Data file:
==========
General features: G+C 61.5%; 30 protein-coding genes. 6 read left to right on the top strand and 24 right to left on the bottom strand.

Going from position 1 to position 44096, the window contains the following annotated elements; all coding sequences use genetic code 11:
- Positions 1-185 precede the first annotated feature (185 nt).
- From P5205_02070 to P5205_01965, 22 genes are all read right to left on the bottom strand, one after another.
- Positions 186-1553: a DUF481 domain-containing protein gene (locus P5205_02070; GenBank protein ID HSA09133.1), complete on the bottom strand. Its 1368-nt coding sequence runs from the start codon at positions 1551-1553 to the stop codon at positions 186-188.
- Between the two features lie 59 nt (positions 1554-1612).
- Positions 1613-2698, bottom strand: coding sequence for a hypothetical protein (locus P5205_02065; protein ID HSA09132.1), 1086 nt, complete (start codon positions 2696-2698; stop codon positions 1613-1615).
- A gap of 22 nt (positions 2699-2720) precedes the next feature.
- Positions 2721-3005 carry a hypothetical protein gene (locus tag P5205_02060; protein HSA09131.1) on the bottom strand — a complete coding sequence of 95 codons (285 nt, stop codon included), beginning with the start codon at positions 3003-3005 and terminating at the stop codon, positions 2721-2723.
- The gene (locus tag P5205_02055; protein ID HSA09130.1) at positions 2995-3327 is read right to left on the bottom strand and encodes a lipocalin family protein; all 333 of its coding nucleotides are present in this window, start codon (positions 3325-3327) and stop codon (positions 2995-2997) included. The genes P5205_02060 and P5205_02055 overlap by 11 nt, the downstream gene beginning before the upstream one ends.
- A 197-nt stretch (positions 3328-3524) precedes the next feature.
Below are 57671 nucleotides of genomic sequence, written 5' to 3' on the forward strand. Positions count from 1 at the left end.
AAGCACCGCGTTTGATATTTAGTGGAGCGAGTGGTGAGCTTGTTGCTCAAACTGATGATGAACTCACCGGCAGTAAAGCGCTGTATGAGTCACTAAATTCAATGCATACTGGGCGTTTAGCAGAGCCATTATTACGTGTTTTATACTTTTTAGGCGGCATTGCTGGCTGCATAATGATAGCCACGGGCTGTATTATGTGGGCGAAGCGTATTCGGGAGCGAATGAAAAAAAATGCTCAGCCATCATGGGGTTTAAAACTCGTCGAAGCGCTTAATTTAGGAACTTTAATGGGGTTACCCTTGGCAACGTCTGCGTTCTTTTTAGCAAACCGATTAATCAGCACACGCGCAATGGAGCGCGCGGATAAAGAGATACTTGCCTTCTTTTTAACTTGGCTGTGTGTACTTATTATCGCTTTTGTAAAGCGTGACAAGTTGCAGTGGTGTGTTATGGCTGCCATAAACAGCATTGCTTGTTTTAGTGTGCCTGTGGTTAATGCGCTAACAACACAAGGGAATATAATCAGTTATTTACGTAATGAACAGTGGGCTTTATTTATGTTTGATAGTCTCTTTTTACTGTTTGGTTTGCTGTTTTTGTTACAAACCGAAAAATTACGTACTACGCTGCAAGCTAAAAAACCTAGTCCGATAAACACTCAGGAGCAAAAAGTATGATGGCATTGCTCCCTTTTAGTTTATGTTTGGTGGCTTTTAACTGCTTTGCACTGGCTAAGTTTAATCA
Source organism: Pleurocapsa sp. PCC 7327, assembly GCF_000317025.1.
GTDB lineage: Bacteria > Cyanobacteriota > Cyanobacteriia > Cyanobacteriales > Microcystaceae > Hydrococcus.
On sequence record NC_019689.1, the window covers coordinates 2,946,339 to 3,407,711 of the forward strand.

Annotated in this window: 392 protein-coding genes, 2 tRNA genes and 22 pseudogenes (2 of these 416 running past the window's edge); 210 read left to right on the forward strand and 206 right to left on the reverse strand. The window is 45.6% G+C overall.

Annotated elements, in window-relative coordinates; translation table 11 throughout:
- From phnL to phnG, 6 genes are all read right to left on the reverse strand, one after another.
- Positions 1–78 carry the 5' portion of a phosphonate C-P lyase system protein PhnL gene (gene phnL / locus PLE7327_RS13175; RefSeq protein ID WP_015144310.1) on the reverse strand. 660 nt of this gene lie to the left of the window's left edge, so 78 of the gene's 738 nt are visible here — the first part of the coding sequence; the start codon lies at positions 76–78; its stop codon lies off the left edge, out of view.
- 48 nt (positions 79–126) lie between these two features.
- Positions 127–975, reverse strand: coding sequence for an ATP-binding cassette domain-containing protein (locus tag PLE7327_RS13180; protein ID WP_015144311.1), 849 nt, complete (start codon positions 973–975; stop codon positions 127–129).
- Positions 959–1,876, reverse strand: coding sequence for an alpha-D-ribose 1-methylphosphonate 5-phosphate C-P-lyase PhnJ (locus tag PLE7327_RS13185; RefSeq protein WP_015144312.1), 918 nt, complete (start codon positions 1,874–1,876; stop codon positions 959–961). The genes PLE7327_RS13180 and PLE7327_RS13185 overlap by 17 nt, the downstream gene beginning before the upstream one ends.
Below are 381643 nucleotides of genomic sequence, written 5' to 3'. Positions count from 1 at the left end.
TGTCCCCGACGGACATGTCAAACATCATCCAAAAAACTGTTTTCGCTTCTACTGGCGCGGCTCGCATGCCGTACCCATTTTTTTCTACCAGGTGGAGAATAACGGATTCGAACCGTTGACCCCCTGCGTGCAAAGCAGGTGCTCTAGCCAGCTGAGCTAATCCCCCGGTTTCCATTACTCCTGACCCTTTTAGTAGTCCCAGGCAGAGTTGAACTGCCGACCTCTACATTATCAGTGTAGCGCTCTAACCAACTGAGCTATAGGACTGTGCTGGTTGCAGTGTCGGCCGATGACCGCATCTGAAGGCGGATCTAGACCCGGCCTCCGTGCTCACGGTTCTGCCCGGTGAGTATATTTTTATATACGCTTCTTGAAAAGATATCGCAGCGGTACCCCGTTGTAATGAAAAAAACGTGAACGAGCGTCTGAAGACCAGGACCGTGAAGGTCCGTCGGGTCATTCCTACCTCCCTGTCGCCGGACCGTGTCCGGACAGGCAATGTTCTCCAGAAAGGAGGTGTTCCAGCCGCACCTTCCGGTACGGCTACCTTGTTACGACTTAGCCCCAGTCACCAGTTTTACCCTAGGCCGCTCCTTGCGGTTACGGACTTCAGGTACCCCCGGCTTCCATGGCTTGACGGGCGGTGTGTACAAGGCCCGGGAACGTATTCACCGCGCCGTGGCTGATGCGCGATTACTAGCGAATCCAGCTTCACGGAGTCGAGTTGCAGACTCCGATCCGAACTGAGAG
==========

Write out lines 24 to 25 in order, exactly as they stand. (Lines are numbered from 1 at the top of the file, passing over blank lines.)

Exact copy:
Below are 381643 nucleotides of genomic sequence, written 5' to 3'. Positions count from 1 at the left end.
TGTCCCCGACGGACATGTCAAACATCATCCAAAAAACTGTTTTCGCTTCTACTGGCGCGGCTCGCATGCCGTACCCATTTTTTTCTACCAGGTGGAGAATAACGGATTCGAACCGTTGACCCCCTGCGTGCAAAGCAGGTGCTCTAGCCAGCTGAGCTAATCCCCCGGTTTCCATTACTCCTGACCCTTTTAGTAGTCCCAGGCAGAGTTGAACTGCCGACCTCTACATTATCAGTGTAGCGCTCTAACCAACTGAGCTATAGGACTGTGCTGGTTGCAGTGTCGGCCGATGACCGCATCTGAAGGCGGATCTAGACCCGGCCTCCGTGCTCACGGTTCTGCCCGGTGAGTATATTTTTATATACGCTTCTTGAAAAGATATCGCAGCGGTACCCCGTTGTAATGAAAAAAACGTGAACGAGCGTCTGAAGACCAGGACCGTGAAGGTCCGTCGGGTCATTCCTACCTCCCTGTCGCCGGACCGTGTCCGGACAGGCAATGTTCTCCAGAAAGGAGGTGTTCCAGCCGCACCTTCCGGTACGGCTACCTTGTTACGACTTAGCCCCAGTCACCAGTTTTACCCTAGGCCGCTCCTTGCGGTTACGGACTTCAGGTACCCCCGGCTTCCATGGCTTGACGGGCGGTGTGTACAAGGCCCGGGAACGTATTCACCGCGCCGTGGCTGATGCGCGATTACTAGCGAATCCAGCTTCACGGAGTCGAGTTGCAGACTCCGATCCGAACTGAGAG